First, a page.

Regaining control

I ran across this study in PubMed today and posted it to the ED Bites Facebook page:

"Low perception of control as a cognitive factor of eating disorders. Its independent effects on measures of eating disorders and its interactive effects with perfectionism and self-esteem."

I (obviously) found it fascinating, and I think it explains a lot about risk factors for EDs. Psychologist Herbert Lefcourt defined perception of control as "a generalised expectancy for internal as opposed to external control of reinforcements." Basically, your perception of control has to do with how much you feel you can effect the course of your life and what happens to you. Aside from the existential question of how much control do you have over your life anyway, I think a low perception of control is linked to factors like perfectionism and anxiety.

Low perception of control can help explain some of the environmental influences on EDs. For some people, events in their life can lead to a low perception of control. For example: will Dad be drunk today? Will the kids at school make fun of me? For me, I don't remember any events that led to a low perception of control, but I always had this nagging doubt that one day everyone would find out I was quite a bit more flawed that everyone thought I was. I attributed all the good things that happened in my life (getting an A on a test, having fun with friends) to something that was entirely outside of my control. The teacher just "happened" to ask questions that I had studied for. Things like that. But I blamed all of the bad stuff on me. I feared it was only a matter of time until everyone found out just how inadequate I really was.

Some people who have a low perception of control develop a "f*ck it" attitude. It doesn't seem to matter whether you try or what you do, because it won't change anything. However, my low perception of control was combined with a high need for control, which meant I went in the opposite direction. Lacking a sense of control over what might happen to me, I felt the need to "make up for it" by trying to control myself and everything around me as much as possible. I became constantly vigilant over what might go wrong. Ultimately, my anxiety systems just kept going up and up, and I found that not eating was a good release, both in terms of biology (starvation-as-emotional-novocaine) and in terms of psychology.

My pseudo-control of food became all-important to me, and soon I came to feel that as long as I could maintain an iron grip on what I ate and how much I exercised, everything would be okay. When you add perfectionism and low self-esteem to the mix, you have a recipe for disaster.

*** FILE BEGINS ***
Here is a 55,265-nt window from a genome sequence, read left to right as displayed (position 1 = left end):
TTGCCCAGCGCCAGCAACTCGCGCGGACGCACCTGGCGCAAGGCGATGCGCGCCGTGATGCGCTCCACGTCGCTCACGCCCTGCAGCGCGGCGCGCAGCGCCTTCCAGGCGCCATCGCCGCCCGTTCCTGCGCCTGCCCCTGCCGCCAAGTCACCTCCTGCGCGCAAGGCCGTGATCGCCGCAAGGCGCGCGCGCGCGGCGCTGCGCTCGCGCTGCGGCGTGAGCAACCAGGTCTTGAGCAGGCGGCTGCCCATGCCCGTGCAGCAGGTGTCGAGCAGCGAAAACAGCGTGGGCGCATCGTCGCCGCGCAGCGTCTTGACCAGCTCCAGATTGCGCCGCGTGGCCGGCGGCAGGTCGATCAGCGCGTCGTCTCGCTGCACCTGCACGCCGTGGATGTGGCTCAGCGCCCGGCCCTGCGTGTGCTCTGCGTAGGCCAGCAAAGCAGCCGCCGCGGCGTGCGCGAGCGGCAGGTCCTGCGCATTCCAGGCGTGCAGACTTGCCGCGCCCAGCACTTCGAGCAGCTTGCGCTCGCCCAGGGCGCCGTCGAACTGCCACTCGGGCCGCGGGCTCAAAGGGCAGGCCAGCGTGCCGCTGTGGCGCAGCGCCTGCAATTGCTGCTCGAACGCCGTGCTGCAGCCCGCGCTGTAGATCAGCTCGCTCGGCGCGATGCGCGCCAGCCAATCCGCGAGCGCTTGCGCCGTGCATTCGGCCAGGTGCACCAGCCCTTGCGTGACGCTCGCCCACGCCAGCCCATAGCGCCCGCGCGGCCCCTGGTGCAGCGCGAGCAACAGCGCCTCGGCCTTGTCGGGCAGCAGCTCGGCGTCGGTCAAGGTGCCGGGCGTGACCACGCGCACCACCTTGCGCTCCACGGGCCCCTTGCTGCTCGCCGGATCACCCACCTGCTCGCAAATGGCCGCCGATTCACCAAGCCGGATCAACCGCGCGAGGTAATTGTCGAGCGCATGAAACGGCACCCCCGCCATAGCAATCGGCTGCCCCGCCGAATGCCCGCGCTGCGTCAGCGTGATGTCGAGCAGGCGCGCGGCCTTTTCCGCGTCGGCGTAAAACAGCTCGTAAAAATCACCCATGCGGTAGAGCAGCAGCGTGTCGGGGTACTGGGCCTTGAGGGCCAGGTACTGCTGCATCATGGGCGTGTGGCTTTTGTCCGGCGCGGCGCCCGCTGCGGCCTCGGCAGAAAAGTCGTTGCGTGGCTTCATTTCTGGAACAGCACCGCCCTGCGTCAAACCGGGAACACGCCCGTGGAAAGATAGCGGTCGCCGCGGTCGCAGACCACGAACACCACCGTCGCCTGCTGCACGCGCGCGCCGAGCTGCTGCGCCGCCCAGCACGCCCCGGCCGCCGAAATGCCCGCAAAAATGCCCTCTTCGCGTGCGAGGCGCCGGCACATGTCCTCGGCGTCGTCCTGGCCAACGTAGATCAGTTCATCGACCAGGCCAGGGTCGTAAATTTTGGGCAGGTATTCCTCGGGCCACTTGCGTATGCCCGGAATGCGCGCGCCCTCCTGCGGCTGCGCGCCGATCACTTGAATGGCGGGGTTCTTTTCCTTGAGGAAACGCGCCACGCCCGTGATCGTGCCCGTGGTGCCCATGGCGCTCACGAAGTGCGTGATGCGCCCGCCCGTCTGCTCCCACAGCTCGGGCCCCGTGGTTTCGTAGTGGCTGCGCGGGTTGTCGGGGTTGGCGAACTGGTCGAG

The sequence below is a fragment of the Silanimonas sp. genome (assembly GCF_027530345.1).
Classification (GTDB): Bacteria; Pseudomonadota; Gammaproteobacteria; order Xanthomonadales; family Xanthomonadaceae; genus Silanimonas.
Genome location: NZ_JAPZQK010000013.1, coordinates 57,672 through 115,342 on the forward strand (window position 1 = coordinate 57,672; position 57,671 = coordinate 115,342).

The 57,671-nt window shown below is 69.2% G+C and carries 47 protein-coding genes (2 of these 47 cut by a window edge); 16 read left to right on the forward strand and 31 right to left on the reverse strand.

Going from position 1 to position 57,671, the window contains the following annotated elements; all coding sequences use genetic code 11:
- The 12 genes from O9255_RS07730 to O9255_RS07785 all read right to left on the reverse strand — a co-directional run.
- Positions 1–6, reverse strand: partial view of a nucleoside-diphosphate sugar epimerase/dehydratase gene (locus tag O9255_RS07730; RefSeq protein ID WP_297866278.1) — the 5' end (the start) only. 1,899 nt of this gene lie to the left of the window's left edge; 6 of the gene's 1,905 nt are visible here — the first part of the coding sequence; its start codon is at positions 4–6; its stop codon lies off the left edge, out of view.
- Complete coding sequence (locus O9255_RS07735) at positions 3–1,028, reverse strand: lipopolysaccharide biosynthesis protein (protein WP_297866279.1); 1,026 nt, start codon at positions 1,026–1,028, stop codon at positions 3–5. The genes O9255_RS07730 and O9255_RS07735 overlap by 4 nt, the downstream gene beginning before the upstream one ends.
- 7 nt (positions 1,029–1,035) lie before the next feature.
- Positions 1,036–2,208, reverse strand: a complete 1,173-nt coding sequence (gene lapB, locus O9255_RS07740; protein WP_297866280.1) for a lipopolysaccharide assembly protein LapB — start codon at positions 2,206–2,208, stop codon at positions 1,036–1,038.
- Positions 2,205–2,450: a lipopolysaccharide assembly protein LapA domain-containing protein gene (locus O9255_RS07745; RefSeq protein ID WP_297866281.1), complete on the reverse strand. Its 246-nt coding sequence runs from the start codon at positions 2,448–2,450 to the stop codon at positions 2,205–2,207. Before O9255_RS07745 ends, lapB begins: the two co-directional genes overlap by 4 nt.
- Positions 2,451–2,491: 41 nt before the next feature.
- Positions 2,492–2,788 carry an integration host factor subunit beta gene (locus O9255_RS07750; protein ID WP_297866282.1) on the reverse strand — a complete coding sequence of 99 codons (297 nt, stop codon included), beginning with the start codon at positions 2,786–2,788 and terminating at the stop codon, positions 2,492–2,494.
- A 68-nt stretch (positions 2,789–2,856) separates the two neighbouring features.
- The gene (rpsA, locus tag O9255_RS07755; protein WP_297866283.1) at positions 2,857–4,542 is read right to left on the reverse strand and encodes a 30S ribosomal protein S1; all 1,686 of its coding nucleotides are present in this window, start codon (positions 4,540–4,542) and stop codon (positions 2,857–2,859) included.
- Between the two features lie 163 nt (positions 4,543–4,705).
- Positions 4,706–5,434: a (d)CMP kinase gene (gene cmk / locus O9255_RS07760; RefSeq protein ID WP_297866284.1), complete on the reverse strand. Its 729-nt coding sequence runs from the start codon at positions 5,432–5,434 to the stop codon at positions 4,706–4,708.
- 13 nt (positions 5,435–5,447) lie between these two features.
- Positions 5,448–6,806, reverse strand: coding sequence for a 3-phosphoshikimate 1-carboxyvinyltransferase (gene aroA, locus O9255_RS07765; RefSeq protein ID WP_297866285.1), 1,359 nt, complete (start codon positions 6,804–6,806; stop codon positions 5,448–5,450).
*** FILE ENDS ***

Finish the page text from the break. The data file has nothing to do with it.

The study's authors concluded:

"EDs are associated with a tendency to worry about mistakes, a low sense of self-esteem, and a low perception of control over internal feelings and external events. Perception of control and self-esteem seems to moderate the predictive power of concern mistakes on symptoms of ED. The results suggest that a low perception of control is an important cognitive factor in ED."

Some of the most important parts of my recovery have been relaxing that need for control, realizing the areas of my life over which I do have control, and making peace with the large number of aspects of my life I legitimately don't have control over.


Vivienne said...

Thanks for sharing this. Control is my everything. As someone who always felt like life just happened to me, my need for control played a big part in developing anorexia. It's always good to gain insight. XX

Cathy (UK) said...

My anorexia nervosa was always about control - of my emotions and my life. Recovery involved finding other means of feeling in control of these things without resorting to semi-starvation and over-exercising.

Nobody Girl said...

I agree this is an issue for many of us who have or had an ED. For myself, my bulimia is a way of manifesting my troubles because i have such difficulty dealing with them as emotions themselves. In turn, I materialize them, b/p them, etc. But I hope that we can realize that there is control that can be good, about self-confidence about reassuring one's validity as well.

Ashley @ Nourishing the Soul said...

I think that while many people understand eating disorders as an "attempt at control", they really don't understand the fuller (and richer) picture that you presented here. I can very much relate to the fact that while I could never determine explicity the root of my need for control (though I have some hypotheses), I have fortunately been able to start to release the need for it, while also focusing on what is "controllable" (though that might be a fallacy itself). Acceptance and Committment Therapy is a great tool for this issue.

Miriam said...

That really is quite fascinating. I never really thought about it as a "low perception of control" as opposed to "omg...i'm powerless". And sometimes ED doesn't even seem like a "control thing" so much as a vanity thing, but then again, I guess that ED's defense mechanism to make me feel powerless all over again. Such a cycle. Thanks for the insight!

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I'm a science writer, a jewelry design artist, a bookworm, a complete geek, and mom to a wonderful kitty. I am also recovering from a decade-plus battle with anorexia nervosa. I believe that complete recovery is possible, and that the first step along that path is full nutrition.

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